Abstract Since 1955 snails of the Euglandina rosea species complex and Platydemus manokwari flatworms were widely introduced in attempted biological control of giant African snails ( Lissachatina fulica ) but have been implicated in the mass extinction of Pacific island snails. We review the histories of the 60 introductions and their impacts on L. fulica and native snails. Since 1993 there have been unofficial releases of Euglandina within island groups. Only three official P. manokwari releases took place, but new populations are being recorded at an increasing rate, probably because of accidental introduction. Claims that these predators controlled L. fulica cannot be substantiated; in some cases pest snail declines coincided with predator arrival but concomitant declines occurred elsewhere in the absence of the predator and the declines in some cases were only temporary. In the Hawaiian Islands, although there had been some earlier declines of native snails, the Euglandina impacts on native snails are clear with rapid decline of many endemic Hawaiian Achatinellinae following predator arrival. In the Society Islands, Partulidae tree snail populations remained stable until Euglandina introduction, when declines were extremely rapid with an exact correspondence between predator arrival and tree snail decline. Platydemus manokwari invasion coincides with native snail declines on some islands, notably the Ogasawara Islands of Japan, and its invasion of Florida has led to mass mortality of Liguus spp. tree snails. We conclude that Euglandina and P. manokwari are not effective biocontrol agents, but do have major negative effects on native snail faunas. These predatory snails and flatworms are generalist predators and as such are not suitable for biological control. 
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  4. Abstract Rye ( Secale cereale L.) is an exceptionally climate-resilient cereal crop, used extensively to produce improved wheat varieties via introgressive hybridization and possessing the entire repertoire of genes necessary to enable hybrid breeding. Rye is allogamous and only recently domesticated, thus giving cultivated ryes access to a diverse and exploitable wild gene pool. To further enhance the agronomic potential of rye, we produced a chromosome-scale annotated assembly of the 7.9-gigabase rye genome and extensively validated its quality by using a suite of molecular genetic resources. We demonstrate applications of this resource with a broad range of investigations. We present findings on cultivated rye’s incomplete genetic isolation from wild relatives, mechanisms of genome structural evolution, pathogen resistance, low-temperature tolerance, fertility control systems for hybrid breeding and the yield benefits of rye–wheat introgressions.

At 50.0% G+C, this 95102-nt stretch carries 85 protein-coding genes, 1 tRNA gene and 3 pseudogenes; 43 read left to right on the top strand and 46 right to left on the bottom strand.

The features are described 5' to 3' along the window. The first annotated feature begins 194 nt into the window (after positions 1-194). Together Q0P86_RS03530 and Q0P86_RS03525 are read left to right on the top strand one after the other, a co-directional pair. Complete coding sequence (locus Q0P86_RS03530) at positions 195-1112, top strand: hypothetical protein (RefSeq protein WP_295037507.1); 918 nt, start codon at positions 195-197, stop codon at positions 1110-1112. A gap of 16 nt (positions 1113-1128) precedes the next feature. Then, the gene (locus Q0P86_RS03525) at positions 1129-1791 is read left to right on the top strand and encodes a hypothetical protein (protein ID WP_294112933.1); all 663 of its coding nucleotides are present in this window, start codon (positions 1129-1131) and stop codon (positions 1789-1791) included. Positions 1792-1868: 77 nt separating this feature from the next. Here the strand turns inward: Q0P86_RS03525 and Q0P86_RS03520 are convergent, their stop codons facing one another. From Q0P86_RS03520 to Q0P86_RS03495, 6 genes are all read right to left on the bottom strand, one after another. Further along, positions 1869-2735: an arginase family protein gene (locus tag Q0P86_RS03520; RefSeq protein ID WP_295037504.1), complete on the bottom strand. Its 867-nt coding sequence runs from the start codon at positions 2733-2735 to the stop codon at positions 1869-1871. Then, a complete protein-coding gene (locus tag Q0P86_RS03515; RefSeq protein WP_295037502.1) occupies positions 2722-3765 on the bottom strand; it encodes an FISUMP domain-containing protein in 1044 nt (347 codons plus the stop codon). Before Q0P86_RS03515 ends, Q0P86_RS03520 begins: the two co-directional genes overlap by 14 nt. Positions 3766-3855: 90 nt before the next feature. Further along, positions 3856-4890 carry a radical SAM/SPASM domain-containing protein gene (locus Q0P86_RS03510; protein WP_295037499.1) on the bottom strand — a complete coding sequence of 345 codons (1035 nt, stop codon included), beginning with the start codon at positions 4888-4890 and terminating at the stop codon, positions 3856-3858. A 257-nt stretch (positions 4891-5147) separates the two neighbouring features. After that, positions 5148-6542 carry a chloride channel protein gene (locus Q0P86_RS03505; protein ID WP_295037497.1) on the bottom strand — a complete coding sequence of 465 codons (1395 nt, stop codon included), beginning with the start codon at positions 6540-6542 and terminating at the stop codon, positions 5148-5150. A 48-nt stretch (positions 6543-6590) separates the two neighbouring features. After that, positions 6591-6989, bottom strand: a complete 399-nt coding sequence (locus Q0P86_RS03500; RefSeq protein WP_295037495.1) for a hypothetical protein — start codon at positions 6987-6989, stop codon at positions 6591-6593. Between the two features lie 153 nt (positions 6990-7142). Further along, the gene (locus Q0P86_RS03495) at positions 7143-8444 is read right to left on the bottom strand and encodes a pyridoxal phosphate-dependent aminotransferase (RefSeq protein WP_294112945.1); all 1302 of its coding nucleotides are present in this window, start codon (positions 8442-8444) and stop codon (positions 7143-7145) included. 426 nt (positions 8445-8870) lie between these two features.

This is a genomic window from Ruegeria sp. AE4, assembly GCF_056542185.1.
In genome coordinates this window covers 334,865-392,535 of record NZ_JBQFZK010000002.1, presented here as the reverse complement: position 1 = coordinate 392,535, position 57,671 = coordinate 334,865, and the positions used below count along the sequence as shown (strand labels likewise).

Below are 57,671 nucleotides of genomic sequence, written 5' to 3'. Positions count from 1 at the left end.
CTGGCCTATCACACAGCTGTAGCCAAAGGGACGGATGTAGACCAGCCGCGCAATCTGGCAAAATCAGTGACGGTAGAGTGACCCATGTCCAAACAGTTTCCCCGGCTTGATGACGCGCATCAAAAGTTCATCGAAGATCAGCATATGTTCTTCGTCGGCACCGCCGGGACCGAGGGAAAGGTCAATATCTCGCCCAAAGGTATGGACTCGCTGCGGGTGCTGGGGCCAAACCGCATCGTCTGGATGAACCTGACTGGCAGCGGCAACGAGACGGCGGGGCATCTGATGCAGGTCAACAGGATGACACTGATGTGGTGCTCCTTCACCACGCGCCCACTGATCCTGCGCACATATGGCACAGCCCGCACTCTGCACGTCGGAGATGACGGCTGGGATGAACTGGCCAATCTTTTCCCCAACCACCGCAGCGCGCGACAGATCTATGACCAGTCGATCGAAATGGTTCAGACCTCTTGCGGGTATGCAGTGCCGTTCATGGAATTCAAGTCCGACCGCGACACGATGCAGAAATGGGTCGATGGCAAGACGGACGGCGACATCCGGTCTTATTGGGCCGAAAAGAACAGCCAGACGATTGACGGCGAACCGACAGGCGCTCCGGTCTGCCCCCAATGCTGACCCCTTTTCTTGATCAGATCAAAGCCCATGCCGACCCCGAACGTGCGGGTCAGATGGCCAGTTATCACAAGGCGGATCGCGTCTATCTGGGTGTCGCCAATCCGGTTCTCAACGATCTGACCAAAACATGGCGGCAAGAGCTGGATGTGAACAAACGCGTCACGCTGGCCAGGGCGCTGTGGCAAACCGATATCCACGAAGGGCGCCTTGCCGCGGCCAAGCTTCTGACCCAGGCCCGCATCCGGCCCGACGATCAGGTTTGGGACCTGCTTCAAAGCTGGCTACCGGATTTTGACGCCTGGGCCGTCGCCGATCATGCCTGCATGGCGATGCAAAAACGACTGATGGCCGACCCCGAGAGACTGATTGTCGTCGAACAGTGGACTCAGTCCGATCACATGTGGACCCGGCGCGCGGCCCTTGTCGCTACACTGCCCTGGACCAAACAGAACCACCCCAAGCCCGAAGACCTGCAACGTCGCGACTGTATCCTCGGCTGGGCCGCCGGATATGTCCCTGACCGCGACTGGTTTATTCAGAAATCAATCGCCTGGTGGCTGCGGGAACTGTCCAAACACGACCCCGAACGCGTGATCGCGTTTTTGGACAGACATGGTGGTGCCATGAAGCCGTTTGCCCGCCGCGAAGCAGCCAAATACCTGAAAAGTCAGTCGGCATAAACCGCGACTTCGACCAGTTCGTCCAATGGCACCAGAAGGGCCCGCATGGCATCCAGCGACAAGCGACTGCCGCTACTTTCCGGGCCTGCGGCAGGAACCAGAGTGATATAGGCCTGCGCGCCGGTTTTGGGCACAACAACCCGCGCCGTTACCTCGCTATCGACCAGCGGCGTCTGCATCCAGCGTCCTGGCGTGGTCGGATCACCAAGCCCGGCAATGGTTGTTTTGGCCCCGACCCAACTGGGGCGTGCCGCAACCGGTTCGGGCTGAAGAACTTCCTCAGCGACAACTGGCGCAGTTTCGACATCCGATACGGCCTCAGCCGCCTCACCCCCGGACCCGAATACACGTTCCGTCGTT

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  5. The invasive predatory snail Oxychilus alliarius is established in many locations around the world including the Hawaiian Islands. Anecdotal evidence suggests that it negatively impacts indigenous snail species where it has been introduced, although such impacts have not been quantified. On the Hawaiian island of Oahu, we tested the hypothesis that indigenous snails, especially small ones (<3 mm in maximum dimension), would be less abundant where O. alliarius had established populations. Fifty-six sites at four locations were repeatedly surveyed for snails between July 2010 and April 2011. The composition of the snail fauna differed in relation to O. alliarius abundance, as well as location. Notably, the abundance of the native Succineidae was negatively related with that of O. alliarius. The abundance of the native Tornatellidinae was significantly related to O. alliarius abundance but this relationship differed among locations, negative at one site and positive at the other three; these snails do not appear to be negatively impacted by O. alliarius. We also monitored the rate of expansion of a newly introduced O. alliarius population along a transect through a bog on the summit of Oahu’s highest mountain, Mt. Kaala. The population’s range expanded linearly between 2008 and 2011 by approximately 300 m (mean c. 113 m/year). This is the first attempt to quantify the impacts of O. alliarius on threatened native island snail faunas. While the results are complex, its high abundance, rapid rate of population expansion and probable negative impacts on certain species caution vigilance in preventing its introduction and spread to as yet uninvaded islands and locations.